One thing that is different about where I live now (Southern Utah) versus where I lived before (Florida) is the opportunity to photograph birds in flight. Like any other skill, doing it well requires practice, and that lack of practice is clearly evident as I browse through images I made last week in New Mexico. The images from the first couple of days have a higher percentage of failures to successes than those from later in the week. In Florida I would frequently be somewhere shooting at least a few images of herons, egrets, pelicans, etc. in flight every week or two, while here those opportunities just don’t exist.
The most important part of great flight photography is nice, smooth pans. Even if the camera’s autofocus is locked, if the pan is too slow or too fast, or the panning motion is moving up and down rather than straight and level with the subject, you will get motion blur. The best way to deal with the former is to identify the subject early, get the camera pointed in that direction, and begin panning as the subject approaches, but still some distance away. Bear in mind that, as the subject gets closer, its apparent speed will increase as it looms larger in the viewfinder and your panning speed will have to steadily increase, too. This is where hand/eye coordination comes into play while you endeavor to keep the subject centered in the frame, and practice is the only way to perfect this skill.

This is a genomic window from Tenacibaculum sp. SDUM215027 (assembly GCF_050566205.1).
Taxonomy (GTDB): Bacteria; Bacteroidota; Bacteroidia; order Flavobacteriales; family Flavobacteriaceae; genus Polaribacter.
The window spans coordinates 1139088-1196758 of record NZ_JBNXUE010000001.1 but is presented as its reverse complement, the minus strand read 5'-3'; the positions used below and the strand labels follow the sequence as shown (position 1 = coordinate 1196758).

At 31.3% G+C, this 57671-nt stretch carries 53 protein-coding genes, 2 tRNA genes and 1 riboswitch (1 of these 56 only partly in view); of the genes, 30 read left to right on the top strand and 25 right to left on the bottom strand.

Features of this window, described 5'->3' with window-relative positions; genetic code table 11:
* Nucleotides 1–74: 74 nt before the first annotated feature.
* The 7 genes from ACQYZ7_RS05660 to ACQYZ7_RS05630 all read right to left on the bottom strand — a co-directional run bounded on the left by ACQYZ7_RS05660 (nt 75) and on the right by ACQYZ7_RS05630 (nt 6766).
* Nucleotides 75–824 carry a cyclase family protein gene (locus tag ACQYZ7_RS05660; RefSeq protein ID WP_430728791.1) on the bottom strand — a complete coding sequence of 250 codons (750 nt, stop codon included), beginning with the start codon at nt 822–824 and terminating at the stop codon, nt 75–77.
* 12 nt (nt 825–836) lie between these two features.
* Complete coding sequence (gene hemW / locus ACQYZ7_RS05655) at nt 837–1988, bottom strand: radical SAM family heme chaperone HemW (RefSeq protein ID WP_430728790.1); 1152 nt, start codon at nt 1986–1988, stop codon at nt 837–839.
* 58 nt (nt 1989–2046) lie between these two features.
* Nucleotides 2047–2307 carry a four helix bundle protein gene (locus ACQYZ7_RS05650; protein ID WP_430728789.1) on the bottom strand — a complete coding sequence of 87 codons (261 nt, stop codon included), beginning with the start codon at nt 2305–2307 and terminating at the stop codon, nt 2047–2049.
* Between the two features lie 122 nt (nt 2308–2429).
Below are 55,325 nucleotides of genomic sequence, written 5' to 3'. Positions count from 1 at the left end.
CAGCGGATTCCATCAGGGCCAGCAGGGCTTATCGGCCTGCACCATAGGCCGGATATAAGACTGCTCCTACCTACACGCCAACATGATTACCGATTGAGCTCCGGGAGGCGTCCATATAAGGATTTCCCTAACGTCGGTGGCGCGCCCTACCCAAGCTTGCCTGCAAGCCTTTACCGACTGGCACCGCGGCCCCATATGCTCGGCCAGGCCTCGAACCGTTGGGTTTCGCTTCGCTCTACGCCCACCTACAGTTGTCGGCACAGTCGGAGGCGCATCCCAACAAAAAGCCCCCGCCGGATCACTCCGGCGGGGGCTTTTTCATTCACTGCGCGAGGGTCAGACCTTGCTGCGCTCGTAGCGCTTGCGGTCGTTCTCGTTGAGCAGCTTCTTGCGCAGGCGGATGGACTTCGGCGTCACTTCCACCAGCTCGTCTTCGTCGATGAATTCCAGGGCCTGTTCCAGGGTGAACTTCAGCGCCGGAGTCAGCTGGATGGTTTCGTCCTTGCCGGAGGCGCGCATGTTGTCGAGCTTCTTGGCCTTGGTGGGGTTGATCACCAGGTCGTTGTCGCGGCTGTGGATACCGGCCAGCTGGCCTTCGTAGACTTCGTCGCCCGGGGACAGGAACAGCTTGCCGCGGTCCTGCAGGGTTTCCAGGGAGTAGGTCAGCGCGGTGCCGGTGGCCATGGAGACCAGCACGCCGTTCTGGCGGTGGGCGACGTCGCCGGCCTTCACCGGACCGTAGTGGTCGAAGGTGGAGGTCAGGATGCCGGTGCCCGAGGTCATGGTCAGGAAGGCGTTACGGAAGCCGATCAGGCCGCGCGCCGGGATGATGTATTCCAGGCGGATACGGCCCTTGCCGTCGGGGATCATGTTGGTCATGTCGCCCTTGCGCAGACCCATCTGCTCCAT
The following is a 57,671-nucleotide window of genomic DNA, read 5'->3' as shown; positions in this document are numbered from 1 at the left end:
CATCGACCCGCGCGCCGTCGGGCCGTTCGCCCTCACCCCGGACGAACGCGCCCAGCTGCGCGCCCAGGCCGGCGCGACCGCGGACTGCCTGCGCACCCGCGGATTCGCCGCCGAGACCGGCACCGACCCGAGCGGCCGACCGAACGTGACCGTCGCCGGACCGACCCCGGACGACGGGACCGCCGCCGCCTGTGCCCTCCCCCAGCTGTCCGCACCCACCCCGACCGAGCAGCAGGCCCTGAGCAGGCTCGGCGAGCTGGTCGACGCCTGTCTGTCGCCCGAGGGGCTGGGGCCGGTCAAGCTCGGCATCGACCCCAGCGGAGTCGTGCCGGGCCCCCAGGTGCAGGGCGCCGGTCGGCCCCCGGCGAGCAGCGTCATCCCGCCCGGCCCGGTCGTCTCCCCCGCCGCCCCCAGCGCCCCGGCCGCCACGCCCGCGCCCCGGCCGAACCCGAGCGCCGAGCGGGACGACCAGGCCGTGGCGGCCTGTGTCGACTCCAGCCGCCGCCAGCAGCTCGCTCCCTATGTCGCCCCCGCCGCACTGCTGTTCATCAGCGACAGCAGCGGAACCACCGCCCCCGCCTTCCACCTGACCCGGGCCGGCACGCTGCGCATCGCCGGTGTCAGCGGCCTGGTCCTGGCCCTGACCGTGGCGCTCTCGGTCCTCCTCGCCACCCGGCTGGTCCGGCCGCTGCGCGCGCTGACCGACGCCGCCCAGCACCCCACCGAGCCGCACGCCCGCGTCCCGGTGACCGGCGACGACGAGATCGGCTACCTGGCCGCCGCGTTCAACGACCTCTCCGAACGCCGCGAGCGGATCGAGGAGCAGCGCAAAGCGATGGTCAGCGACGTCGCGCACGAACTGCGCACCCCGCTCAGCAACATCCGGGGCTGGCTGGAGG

The trick to the latter, up and down motion while panning, is cured with practice, too, but how the camera and lens are supported or held is what is really critical here. Most of the time, of course, I use a Canon 500mm F4, a lens that falls into a class known as “super-telephoto”, basically anything more than 400mm focal length. It is heavy, not easy to handhold (though I do sometimes for short periods), and most of the time I use a tripod with a Wimberley (in my case the original version) tripod head. The right hand is on the camera body used to move the camera/lens while my left hand is placed on top out near the lens hood to stabilize everything while panning. Similar techniques would be employed if using a ball head on your tripod. Though expensive, the Wimberley is well worth the investment – if spending $6,000 or more for a super-telephoto, what’s another $600 (and the Wimberly isn’t a big jump in dollars from a high quality ball head that could support the weight of a big lens)?